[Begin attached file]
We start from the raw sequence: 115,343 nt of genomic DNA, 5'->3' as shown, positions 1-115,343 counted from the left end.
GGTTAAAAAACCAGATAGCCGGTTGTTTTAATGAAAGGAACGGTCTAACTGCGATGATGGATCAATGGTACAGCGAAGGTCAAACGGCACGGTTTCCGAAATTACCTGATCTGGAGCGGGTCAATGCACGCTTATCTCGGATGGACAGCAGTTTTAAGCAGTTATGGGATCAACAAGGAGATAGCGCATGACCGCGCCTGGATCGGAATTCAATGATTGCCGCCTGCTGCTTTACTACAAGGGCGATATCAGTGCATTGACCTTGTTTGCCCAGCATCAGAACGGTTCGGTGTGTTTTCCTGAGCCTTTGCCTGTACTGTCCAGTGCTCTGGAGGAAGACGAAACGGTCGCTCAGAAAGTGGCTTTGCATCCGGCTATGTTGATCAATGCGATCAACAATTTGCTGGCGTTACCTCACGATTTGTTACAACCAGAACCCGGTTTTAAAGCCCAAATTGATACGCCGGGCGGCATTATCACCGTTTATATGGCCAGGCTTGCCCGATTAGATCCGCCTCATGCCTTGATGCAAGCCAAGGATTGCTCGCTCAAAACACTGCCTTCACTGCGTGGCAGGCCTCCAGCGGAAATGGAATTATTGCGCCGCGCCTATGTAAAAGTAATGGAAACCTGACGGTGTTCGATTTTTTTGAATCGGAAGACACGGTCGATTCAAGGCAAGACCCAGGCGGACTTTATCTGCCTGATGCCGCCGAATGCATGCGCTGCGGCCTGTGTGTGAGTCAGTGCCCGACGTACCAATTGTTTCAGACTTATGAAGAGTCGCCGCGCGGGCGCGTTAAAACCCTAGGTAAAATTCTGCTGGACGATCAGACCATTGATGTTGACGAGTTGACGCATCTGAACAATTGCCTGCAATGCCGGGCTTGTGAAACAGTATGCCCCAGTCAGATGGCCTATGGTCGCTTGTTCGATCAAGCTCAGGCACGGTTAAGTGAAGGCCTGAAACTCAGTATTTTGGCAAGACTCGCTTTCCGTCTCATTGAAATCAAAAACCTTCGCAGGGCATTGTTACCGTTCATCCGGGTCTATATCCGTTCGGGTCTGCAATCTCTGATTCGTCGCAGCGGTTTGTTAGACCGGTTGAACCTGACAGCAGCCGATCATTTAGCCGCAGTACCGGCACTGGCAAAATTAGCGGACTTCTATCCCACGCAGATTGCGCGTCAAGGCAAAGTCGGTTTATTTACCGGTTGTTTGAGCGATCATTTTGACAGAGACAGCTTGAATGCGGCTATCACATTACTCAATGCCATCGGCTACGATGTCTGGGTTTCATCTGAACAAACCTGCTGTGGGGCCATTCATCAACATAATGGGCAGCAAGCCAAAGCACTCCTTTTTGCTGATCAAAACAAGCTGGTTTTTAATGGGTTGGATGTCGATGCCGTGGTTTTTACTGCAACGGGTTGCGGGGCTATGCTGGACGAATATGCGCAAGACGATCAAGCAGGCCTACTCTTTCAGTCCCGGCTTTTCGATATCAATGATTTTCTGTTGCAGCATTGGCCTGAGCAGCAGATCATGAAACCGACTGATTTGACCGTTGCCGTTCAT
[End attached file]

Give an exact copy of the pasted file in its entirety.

We start from the raw sequence: 115,343 nt of genomic DNA, 5'->3' as shown, positions 1-115,343 counted from the left end.
GGTTAAAAAACCAGATAGCCGGTTGTTTTAATGAAAGGAACGGTCTAACTGCGATGATGGATCAATGGTACAGCGAAGGTCAAACGGCACGGTTTCCGAAATTACCTGATCTGGAGCGGGTCAATGCACGCTTATCTCGGATGGACAGCAGTTTTAAGCAGTTATGGGATCAACAAGGAGATAGCGCATGACCGCGCCTGGATCGGAATTCAATGATTGCCGCCTGCTGCTTTACTACAAGGGCGATATCAGTGCATTGACCTTGTTTGCCCAGCATCAGAACGGTTCGGTGTGTTTTCCTGAGCCTTTGCCTGTACTGTCCAGTGCTCTGGAGGAAGACGAAACGGTCGCTCAGAAAGTGGCTTTGCATCCGGCTATGTTGATCAATGCGATCAACAATTTGCTGGCGTTACCTCACGATTTGTTACAACCAGAACCCGGTTTTAAAGCCCAAATTGATACGCCGGGCGGCATTATCACCGTTTATATGGCCAGGCTTGCCCGATTAGATCCGCCTCATGCCTTGATGCAAGCCAAGGATTGCTCGCTCAAAACACTGCCTTCACTGCGTGGCAGGCCTCCAGCGGAAATGGAATTATTGCGCCGCGCCTATGTAAAAGTAATGGAAACCTGACGGTGTTCGATTTTTTTGAATCGGAAGACACGGTCGATTCAAGGCAAGACCCAGGCGGACTTTATCTGCCTGATGCCGCCGAATGCATGCGCTGCGGCCTGTGTGTGAGTCAGTGCCCGACGTACCAATTGTTTCAGACTTATGAAGAGTCGCCGCGCGGGCGCGTTAAAACCCTAGGTAAAATTCTGCTGGACGATCAGACCATTGATGTTGACGAGTTGACGCATCTGAACAATTGCCTGCAATGCCGGGCTTGTGAAACAGTATGCCCCAGTCAGATGGCCTATGGTCGCTTGTTCGATCAAGCTCAGGCACGGTTAAGTGAAGGCCTGAAACTCAGTATTTTGGCAAGACTCGCTTTCCGTCTCATTGAAATCAAAAACCTTCGCAGGGCATTGTTACCGTTCATCCGGGTCTATATCCGTTCGGGTCTGCAATCTCTGATTCGTCGCAGCGGTTTGTTAGACCGGTTGAACCTGACAGCAGCCGATCATTTAGCCGCAGTACCGGCACTGGCAAAATTAGCGGACTTCTATCCCACGCAGATTGCGCGTCAAGGCAAAGTCGGTTTATTTACCGGTTGTTTGAGCGATCATTTTGACAGAGACAGCTTGAATGCGGCTATCACATTACTCAATGCCATCGGCTACGATGTCTGGGTTTCATCTGAACAAACCTGCTGTGGGGCCATTCATCAACATAATGGGCAGCAAGCCAAAGCACTCCTTTTTGCTGATCAAAACAAGCTGGTTTTTAATGGGTTGGATGTCGATGCCGTGGTTTTTACTGCAACGGGTTGCGGGGCTATGCTGGACGAATATGCGCAAGACGATCAAGCAGGCCTACTCTTTCAGTCCCGGCTTTTCGATATCAATGATTTTCTGTTGCAGCATTGGCCTGAGCAGCAGATCATGAAACCGACTGATTTGACCGTTGCCGTTCAT